Risk of new primaries after chemotherapy and/or tamoxifen treatment for early breast cancer

A. Rubagotti, A. Perrotta, C. Casella, F. Boccardo

Research output: Contribution to journalArticlepeer-review

Abstract

Background: Both chemotherapy and tamoxifen are widely used either alone or in combination as adjuvant treatment following mastectomy. Despite the fact that both of them exhibit carcinogenic properties in experimental models, detailed reports on the incidence of new primaries following chemotherapy and/or tamoxifen in patients with early breast cancer are limited. Purpose: To investigate the incidence of new primaries (including opposite breast tumors and skin cancers) in untreated patients and in patients treated with either tamoxifen or chemotherapy or with both modalities. Patients and methods: A total of 1696 patients with early breast cancer, 1286 of whom were treated with either CMF-based adjuvant chemotherapy (n=410), tamoxifen (n=656) or with a combination of the two (n=220) were considered for the present analysis. Patients were operated on between November 1983 and December 1991 and were followed up to June 1994. Detailed information about second malignancies were available for all patients. Results: Overall, 53 new primaries, 19 of them opposite breast tumors, occurred in 53 patients. The actuarial cumulative incidence rates at 5 years were: 3.1% (95% CI: 1.4%-4.8%) in untreated patients; 1.7% (95% CI: 0.0%-3.5%) in tamoxifen-treated patients; 4.2% (95% CI: 1.3%-7.1%) in chemotherapy-treated patients and 2.6% (95% CI: 0.0%-5.2%) in the chemo-tamoxifen group (all groups: P = n.s.; chemotherapy-treated versus tamoxifen-treated: P=0.01). The corresponding figures, after exclusion of the patients with opposite-breast and skin tumors, were: untreated patients: 2% (95% CI: 0.6%-3.4%); tamoxifen-treated patients: 0.95% (95% CI: 0.0%-2.4%); chemotherapy-treated patients: 2.6% (95% CI: 0.4%-4.8%); chemotherapy plus tamoxifen: 1.65% (95% CI: 0.4%-3.8%); (all groups: P = n.s.; CT versus TAM P = 0.05). Chemotherapy-treated patients showed a risk that was about two-fold that of the one to be expected in the general population. By contrast, a decrease in the total risk was observed in patients treated with tamoxifen. Patients who received chemotherapy and tamoxifen as well as those in the no-treatment group showed a risk which was comparable to that of the general population. Conclusions: Adjuvant chemotherapy appears to increase the risk of second malignancies. By contrast, tamoxifen seems to exert an overall protective effect in this regard, and it also appears to counteract, at least partially, the carcinogenic effect of chemotherapy. Implications: While there is plenty of evidence that the benefit achieved by adjuvant chemotherapy considerably exceeds the risk of second malignancies, the indiscriminate use of chemotherapy should be avoided, particularly in patients with a low risk of relapse. Moreover, it seems reasonable to prefer tamoxifen over chemotherapy for patients likely to obtain comparable therapeutic benefit from antiestrogenic treatment.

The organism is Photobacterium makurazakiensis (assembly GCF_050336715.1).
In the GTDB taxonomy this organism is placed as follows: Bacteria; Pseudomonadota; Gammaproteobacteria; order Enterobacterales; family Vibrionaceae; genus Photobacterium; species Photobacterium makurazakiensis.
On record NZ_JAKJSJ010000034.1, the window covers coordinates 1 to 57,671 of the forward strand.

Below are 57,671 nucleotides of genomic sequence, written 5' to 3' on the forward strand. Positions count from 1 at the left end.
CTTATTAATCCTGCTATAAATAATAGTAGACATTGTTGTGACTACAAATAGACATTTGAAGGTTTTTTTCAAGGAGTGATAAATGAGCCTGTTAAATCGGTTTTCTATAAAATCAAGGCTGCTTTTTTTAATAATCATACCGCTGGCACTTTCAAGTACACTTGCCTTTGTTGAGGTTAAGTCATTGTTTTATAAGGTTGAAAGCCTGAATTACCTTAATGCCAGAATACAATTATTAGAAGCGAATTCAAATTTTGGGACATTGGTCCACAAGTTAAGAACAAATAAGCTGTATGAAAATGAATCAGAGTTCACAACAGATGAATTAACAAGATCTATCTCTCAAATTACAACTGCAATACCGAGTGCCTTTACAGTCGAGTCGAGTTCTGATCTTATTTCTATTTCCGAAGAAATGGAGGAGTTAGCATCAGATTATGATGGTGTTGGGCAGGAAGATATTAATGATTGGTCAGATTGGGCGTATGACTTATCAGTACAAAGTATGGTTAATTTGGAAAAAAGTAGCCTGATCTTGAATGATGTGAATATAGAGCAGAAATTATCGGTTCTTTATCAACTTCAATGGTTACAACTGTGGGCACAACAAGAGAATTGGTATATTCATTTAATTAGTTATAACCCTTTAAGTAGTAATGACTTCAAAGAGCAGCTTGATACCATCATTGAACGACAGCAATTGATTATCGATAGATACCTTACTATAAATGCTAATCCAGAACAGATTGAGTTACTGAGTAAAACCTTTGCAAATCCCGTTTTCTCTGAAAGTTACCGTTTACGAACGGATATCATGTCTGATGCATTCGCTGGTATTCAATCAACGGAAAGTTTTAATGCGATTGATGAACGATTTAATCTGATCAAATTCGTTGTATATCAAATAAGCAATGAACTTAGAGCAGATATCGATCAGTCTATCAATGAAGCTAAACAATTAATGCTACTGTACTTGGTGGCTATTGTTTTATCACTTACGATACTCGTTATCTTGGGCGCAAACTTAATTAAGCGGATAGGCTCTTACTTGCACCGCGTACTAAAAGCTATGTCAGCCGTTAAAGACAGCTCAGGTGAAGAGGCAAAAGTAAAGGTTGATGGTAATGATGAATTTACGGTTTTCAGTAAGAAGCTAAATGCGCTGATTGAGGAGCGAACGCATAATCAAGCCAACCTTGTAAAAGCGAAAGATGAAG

Original languageEnglish
Pages (from-to)239-244
Number of pages6
JournalAnnals of Oncology
Volume7
Issue number3
Publication statusPublished - Mar 1996

Keywords

  • Adjuvant chemo-tamoxifen therapy
  • Adjuvant chemotherapy
  • Adjuvant tamoxifen
  • Early breast cancer
  • Second malignancies

ASJC Scopus subject areas

  • Cancer Research
  • Oncology

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